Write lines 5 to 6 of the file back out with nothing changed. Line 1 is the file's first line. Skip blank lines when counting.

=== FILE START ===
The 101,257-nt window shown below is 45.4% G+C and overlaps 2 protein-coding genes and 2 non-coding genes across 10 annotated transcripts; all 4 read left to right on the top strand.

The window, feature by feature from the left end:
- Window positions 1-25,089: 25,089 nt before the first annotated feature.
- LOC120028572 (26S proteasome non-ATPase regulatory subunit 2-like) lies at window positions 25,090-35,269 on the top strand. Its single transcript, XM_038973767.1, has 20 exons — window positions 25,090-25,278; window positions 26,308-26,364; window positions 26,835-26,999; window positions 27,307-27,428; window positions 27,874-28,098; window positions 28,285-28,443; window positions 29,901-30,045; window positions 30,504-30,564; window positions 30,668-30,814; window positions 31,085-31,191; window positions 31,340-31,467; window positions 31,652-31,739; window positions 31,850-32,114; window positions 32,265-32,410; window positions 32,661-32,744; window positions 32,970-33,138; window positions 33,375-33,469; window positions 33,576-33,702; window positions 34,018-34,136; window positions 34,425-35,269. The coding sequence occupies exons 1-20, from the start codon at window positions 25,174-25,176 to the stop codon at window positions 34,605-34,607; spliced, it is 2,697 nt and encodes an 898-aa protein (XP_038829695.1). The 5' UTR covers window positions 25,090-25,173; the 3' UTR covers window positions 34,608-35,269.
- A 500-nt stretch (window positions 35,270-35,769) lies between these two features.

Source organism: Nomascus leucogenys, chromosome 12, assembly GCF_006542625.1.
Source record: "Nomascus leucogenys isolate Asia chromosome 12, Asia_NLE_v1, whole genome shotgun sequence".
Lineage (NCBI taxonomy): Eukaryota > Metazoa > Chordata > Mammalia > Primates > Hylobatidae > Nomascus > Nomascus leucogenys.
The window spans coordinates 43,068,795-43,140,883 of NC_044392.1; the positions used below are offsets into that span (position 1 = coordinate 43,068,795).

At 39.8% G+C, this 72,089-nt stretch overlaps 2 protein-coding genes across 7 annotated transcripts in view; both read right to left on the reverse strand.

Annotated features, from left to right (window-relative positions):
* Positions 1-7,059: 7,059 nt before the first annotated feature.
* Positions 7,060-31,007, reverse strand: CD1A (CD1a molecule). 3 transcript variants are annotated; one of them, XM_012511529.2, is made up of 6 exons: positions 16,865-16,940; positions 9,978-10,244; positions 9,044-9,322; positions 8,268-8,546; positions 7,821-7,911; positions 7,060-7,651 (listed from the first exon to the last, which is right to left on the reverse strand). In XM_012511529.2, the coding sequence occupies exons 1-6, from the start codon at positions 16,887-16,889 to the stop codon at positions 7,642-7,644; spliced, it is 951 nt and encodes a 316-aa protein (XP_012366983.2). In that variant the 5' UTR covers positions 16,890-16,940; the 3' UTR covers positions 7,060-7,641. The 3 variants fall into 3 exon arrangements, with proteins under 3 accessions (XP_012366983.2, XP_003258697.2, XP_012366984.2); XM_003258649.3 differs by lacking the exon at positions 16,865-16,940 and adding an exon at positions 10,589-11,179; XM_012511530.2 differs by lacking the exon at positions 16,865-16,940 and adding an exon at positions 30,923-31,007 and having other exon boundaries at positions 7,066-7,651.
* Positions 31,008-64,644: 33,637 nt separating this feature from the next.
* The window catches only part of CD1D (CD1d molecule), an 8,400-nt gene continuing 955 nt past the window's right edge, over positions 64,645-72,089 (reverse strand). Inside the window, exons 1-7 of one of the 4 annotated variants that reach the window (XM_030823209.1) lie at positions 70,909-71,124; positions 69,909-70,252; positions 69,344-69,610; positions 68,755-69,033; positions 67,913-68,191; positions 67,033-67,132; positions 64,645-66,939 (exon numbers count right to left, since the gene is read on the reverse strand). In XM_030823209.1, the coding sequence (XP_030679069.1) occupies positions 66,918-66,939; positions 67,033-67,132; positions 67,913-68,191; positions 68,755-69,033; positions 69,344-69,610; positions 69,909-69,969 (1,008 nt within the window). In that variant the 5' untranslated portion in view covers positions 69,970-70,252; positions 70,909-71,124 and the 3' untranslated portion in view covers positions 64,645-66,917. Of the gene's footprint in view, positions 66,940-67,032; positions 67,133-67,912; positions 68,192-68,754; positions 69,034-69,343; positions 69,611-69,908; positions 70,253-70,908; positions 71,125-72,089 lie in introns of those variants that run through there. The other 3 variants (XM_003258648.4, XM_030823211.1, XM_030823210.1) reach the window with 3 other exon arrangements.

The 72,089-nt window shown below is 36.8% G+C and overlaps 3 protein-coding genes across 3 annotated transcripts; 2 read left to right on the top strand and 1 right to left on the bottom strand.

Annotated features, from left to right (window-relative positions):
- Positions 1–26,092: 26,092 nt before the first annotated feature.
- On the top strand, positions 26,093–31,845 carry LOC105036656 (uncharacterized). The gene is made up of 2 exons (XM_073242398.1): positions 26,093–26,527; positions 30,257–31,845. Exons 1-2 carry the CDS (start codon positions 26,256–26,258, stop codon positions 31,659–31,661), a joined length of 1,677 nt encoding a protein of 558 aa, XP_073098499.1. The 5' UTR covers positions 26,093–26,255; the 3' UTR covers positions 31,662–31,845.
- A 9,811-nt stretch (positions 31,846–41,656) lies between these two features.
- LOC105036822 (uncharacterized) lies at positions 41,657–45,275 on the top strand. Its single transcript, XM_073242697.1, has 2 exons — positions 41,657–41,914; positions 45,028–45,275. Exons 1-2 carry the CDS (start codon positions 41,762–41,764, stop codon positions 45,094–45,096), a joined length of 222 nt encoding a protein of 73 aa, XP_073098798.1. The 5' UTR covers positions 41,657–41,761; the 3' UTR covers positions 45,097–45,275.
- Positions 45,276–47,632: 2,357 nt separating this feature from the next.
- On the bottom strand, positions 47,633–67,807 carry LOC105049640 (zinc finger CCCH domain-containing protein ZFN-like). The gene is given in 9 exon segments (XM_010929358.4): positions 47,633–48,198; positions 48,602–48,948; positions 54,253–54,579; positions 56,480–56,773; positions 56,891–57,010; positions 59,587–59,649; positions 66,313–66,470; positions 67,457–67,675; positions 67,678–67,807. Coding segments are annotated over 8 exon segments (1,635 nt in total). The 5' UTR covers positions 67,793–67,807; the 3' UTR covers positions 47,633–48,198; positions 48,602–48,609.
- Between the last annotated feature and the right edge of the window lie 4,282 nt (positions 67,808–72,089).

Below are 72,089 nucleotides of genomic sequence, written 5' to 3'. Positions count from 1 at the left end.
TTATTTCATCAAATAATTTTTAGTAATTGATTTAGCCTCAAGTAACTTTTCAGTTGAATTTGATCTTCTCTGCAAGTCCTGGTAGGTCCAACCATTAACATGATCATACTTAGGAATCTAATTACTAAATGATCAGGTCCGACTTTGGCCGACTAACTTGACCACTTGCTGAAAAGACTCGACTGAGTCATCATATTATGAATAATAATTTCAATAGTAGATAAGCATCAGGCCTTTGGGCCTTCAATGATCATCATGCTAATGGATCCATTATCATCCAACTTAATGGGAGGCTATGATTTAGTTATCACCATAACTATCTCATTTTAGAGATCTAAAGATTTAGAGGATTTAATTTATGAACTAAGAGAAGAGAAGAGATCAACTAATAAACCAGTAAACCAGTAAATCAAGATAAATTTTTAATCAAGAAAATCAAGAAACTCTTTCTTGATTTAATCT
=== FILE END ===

- A 500-nt stretch (window positions 35,270-35,769) lies between these two features.

Source organism: Nomascus leucogenys, chromosome 12, assembly GCF_006542625.1.